I left them in 2009 and began RM67, but originally [as] a model troupe where I produced shows. Simultaneously, I was getting into design but I didn’t know how to sew. I am fully self taught. It was all trial and error. I purchased a sewing machine and figured it out from there. It wasn’t until 2013 that I got a design mentor and I elevated my craft but from 2009 until then, I was by myself. I discontinued the modeling troupe because 1. I wasn’t making any money and 2. I wanted to be taken seriously as a designer because at that time, I was known for RM67 winning competitions through the modeling troupe. I did the Carl J celebrity hair show working under Stephanie Kane, a legendary designer in the tri-state area who became my mentor. The show was in Atlantic City in 2009, where I assisted her. I did the show again in 2010 in Philadelphia at the Liacouras Center but without Stephanie. Through working with Stephanie, I made more connections and learned a lot more and things began to take off. With Stephanie, I would produce her shows, coordinate models for different segments and shadow her day to day while she designed. She gave me my first event in 2013 with the Zeta Phi Beta’s annual fashion show and that was the first show she let me run. I proved myself and at present day, we work side by side versus me working under her.
What were some career highlights during this time?
I did Miami Fashion Week, New York Fashion Week, LA Fashion Week. I was flown out and able to showcase my designs across the country. But even at that time, I wasn’t confident in my designs because producers of the shows preferred that I incorporate all of the theatrics that I did in the model troup so I felt I was wanted solely for the creative aspect of producing versus design. No one would buy the clothing because it wasn’t wearable, it was art and it just looked good on the runway so it was a constant battle. Wearable art doesn’t sell but that’s what they wanted me to provide them on a national scale. I was struggling.
What were some of those struggles?
I was working a 9-5 as a Community Home Supervisor for well over a decade at a Mental Health Facility. That’s how I funded my dream. The final straw was me having various arguments with almost everyone in the industry and burning too many bridges. I was a hot head. I was jealous of many of the peers I started with because they were all moving past me career wise. I did my last fashion show in 2013 and had good reviews as a result. The audience was really receptive to the line and it was actually practical clothing. The event however was not sold out and there was no return on my investment and I decided that I needed a break to regroup.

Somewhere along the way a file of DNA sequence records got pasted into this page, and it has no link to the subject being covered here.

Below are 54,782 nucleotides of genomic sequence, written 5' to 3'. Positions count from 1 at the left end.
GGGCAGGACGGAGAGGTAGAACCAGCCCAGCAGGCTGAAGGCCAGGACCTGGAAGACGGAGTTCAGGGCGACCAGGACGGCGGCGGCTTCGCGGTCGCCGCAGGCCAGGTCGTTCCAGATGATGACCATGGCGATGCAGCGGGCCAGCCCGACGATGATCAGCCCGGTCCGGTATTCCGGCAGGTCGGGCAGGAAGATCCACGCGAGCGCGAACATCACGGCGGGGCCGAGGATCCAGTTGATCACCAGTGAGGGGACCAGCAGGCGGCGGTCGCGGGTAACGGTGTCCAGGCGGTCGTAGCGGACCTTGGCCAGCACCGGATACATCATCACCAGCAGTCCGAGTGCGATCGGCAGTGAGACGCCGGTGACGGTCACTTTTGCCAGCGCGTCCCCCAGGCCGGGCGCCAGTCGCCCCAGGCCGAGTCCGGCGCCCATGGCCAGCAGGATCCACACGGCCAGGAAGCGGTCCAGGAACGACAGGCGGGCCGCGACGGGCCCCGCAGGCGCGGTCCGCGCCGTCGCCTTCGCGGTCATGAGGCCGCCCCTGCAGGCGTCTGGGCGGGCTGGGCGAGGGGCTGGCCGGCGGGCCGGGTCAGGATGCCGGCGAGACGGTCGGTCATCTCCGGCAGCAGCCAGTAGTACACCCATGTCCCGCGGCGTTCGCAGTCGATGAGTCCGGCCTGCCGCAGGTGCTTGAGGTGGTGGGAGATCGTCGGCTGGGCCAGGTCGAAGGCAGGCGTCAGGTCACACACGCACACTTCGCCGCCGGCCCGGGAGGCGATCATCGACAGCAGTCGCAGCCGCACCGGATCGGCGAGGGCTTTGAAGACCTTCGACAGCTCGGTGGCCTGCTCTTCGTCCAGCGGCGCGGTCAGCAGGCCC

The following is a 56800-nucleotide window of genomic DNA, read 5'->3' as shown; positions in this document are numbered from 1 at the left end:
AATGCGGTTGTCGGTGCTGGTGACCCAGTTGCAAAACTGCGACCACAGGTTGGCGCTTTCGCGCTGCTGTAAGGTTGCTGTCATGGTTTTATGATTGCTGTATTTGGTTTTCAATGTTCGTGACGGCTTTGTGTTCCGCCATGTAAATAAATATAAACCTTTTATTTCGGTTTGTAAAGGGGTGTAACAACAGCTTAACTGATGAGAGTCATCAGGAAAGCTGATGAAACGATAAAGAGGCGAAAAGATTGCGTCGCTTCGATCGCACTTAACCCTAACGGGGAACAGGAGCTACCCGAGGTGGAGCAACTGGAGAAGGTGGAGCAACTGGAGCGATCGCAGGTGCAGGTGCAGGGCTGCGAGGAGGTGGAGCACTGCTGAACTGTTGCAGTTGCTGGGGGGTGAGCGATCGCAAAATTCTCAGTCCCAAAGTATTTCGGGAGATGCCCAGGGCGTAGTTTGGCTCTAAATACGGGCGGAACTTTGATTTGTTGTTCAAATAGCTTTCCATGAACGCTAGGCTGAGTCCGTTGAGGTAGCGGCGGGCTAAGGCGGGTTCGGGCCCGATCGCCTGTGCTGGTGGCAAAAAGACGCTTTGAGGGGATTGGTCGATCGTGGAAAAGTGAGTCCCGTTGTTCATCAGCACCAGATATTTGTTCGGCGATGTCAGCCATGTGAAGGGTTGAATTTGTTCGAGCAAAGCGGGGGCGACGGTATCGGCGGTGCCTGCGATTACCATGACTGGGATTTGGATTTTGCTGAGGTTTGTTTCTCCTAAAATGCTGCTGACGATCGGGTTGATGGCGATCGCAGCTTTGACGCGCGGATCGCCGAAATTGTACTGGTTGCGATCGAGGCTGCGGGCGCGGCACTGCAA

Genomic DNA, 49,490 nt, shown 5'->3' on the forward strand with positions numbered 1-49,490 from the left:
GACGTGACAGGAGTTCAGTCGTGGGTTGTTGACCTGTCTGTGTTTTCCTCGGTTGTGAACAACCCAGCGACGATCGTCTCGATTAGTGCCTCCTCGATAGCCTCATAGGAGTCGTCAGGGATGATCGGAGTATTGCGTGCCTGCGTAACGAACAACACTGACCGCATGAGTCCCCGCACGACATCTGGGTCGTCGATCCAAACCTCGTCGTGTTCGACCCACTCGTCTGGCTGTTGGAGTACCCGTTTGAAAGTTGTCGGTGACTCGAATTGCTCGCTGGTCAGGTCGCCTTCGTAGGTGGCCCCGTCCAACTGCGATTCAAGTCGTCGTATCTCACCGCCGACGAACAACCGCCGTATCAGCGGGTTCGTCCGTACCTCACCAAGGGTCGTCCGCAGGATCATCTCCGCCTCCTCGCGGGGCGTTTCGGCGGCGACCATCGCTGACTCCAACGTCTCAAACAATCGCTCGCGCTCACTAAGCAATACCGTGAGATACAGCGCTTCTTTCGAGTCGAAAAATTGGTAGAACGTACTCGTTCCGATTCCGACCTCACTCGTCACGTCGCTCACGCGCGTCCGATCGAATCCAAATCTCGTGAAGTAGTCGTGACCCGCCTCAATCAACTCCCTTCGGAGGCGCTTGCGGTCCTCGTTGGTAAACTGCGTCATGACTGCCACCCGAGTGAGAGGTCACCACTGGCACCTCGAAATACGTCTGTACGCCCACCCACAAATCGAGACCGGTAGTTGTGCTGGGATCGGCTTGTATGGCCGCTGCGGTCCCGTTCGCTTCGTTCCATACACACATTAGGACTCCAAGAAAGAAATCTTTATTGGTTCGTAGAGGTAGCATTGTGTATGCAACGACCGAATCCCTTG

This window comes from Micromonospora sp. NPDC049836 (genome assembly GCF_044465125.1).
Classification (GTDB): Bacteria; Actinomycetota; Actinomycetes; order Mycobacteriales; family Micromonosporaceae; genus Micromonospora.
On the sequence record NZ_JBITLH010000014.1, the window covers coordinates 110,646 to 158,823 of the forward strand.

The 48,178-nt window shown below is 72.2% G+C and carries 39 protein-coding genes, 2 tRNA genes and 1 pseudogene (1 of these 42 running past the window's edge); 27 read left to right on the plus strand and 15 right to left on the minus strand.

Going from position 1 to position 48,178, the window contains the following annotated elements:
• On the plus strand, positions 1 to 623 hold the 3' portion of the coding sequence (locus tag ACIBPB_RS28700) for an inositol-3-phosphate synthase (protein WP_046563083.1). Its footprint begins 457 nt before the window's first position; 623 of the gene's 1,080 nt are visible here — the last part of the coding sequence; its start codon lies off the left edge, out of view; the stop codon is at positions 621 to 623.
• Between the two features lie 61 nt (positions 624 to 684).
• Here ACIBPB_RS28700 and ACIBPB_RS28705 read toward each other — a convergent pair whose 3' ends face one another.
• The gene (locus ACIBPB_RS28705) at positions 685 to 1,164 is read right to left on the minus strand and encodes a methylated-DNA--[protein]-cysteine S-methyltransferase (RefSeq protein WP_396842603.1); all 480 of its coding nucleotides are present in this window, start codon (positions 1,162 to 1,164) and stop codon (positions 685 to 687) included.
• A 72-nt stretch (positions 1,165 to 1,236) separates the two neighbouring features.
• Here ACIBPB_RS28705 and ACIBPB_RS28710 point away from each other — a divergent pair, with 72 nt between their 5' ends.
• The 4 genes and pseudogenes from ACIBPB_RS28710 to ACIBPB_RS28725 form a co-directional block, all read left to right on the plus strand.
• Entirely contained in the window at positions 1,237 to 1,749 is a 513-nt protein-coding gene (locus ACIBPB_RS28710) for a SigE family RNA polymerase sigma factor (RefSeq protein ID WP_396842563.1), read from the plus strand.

What did you do on your break?
Sewing, figuring out my niche and what worked for me. I was selling clothing and actually making money but I was not putting on shows or showcases. The crazy thing is, I was only selling one item really - a color blocked pencil skirt. I really took that time to hone in on my craft, expand my aesthetic and learn different fabrics. I started a family. Once my son’s mother and I broke up, I decided that it was time for me to return and rededicate myself to the line.
How did you plan your comeback?
I made amends with a lot of people in the industry because during my break, I realized my wrongs. I put out a public apology on social media and tagged them all because I wanted to right my wrongs. The show that I produced my return year was not only sold out, but all of my fashion peers whose relationships soured attended to show support and that let me know that I was accepted, forgiven and at least had their professional support. After that, I hired a publicist out of Connecticut who I put in charge of press breaks and she was able to get me press for my return show. I did local news including NBC and FOX affiliate stations as well as national press in The Source Magazine and Kontrol Magazine.
What are your hopes for the brand and line moving forward?
With my current line, Concrete Rose, as with all of my lines, I use the same pieces throughout the year and lend them for other designers to showcases in their shows and then eventually sell them. I have a shop that I’ve had for two years. It’s not a showroom but more so a studio where I meet with clients, design and take orders. I’d love to expand my shop into a full showroom with a workspace, lobby and actual store where I can sell merchandise. I want to branch out to cities that are known for fashion and immerse myself in the world. I definitely feel as if I’ve hit my ceiling in Philadelphia and am ready to branch out. so I have to become more secure with public speaking and getting more into the business side of things in working with manufacturers, investors, buyers and developing an actual team. I need a website, [and] a team of marketing and public relations professionals who will help push the line and brand forward. I want to expand the company overall but it starts with me first. Ideally, I’d love to relocate to Miami full-time and really be part of their growing fashion business there.
“Concrete Rose” full collection
You can keep up with RM67 on Instagram.